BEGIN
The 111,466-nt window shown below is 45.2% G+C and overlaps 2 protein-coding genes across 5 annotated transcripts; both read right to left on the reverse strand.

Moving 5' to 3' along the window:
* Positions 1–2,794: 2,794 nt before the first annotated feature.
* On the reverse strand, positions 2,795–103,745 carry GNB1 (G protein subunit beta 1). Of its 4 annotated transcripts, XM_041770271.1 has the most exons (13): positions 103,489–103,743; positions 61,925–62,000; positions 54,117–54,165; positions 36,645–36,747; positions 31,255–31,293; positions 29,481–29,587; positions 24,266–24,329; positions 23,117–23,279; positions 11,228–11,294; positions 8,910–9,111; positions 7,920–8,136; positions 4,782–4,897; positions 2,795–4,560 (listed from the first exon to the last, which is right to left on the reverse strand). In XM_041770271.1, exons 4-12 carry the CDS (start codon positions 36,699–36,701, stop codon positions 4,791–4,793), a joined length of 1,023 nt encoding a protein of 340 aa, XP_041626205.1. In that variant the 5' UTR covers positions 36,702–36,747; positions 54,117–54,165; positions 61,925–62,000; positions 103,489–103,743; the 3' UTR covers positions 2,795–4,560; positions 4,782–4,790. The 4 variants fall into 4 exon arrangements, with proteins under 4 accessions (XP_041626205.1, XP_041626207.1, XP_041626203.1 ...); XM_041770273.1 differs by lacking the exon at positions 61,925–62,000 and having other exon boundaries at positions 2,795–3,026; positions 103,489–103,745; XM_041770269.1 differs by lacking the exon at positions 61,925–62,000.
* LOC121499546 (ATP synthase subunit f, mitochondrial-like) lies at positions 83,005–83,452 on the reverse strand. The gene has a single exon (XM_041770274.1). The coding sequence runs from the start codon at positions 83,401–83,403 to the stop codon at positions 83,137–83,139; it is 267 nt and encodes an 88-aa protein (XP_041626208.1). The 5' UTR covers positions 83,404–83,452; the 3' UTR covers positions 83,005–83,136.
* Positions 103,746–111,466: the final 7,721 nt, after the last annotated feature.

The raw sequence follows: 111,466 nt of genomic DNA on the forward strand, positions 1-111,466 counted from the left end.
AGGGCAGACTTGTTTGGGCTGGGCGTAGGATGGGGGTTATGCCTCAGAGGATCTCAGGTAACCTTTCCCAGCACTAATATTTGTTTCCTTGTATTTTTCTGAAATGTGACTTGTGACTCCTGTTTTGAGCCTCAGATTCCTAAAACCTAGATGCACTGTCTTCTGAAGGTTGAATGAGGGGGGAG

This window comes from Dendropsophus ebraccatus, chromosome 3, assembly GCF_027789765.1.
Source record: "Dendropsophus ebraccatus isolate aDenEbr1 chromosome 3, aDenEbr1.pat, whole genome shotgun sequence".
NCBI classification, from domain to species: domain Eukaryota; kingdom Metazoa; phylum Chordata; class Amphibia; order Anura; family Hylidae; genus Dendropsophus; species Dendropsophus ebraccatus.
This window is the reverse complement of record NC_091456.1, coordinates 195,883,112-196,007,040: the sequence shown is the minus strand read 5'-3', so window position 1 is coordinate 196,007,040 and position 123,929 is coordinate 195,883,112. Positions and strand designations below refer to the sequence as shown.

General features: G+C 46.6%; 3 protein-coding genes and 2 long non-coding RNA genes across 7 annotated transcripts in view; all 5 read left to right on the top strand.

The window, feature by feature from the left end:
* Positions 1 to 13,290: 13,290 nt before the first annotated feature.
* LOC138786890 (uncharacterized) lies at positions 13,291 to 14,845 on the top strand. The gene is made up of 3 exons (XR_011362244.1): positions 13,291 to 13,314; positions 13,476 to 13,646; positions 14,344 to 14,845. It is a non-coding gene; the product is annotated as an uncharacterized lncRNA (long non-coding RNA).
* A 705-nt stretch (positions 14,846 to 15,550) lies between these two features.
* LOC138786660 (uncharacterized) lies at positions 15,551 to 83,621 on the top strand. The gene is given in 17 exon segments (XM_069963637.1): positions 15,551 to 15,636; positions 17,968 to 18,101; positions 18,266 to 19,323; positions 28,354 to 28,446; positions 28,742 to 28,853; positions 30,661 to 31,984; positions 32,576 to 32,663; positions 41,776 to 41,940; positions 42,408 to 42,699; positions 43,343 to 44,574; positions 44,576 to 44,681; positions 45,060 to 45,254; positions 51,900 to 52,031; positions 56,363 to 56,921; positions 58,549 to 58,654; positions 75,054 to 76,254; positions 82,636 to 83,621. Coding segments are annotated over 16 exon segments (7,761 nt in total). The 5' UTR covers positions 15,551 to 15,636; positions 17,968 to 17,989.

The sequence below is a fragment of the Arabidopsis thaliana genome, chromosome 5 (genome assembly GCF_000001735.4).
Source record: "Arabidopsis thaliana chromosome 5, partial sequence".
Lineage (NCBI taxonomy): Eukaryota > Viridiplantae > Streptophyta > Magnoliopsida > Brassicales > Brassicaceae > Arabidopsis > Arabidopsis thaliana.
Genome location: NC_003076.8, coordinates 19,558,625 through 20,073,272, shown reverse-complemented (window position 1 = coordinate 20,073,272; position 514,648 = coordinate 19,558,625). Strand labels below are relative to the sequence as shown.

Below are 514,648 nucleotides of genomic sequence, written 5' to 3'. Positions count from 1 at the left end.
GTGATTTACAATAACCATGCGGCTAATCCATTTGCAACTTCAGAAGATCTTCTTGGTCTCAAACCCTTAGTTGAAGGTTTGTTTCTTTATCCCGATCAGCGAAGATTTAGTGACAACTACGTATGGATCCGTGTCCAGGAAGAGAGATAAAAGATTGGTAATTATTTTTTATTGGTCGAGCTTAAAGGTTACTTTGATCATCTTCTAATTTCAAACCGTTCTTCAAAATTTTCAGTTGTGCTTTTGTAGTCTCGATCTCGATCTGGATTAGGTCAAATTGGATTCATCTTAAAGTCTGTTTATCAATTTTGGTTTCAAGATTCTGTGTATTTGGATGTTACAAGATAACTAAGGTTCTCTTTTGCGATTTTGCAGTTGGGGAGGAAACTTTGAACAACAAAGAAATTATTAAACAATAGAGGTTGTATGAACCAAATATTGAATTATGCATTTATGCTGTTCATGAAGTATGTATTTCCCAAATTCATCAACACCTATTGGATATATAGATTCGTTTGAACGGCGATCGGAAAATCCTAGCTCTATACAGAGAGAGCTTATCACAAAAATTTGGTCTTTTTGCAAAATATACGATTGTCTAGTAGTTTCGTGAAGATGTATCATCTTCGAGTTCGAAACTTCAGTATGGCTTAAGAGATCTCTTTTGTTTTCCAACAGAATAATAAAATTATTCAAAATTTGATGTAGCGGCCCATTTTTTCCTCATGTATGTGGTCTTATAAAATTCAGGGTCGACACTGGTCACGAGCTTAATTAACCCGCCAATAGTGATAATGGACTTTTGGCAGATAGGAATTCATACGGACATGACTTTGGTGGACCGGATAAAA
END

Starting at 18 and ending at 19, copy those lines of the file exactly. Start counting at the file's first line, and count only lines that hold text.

* LOC138786660 (uncharacterized) lies at positions 15,551 to 83,621 on the top strand. The gene is given in 17 exon segments (XM_069963637.1): positions 15,551 to 15,636; positions 17,968 to 18,101; positions 18,266 to 19,323; positions 28,354 to 28,446; positions 28,742 to 28,853; positions 30,661 to 31,984; positions 32,576 to 32,663; positions 41,776 to 41,940; positions 42,408 to 42,699; positions 43,343 to 44,574; positions 44,576 to 44,681; positions 45,060 to 45,254; positions 51,900 to 52,031; positions 56,363 to 56,921; positions 58,549 to 58,654; positions 75,054 to 76,254; positions 82,636 to 83,621. Coding segments are annotated over 16 exon segments (7,761 nt in total). The 5' UTR covers positions 15,551 to 15,636; positions 17,968 to 17,989.

The sequence below is a fragment of the Arabidopsis thaliana genome, chromosome 5 (genome assembly GCF_000001735.4).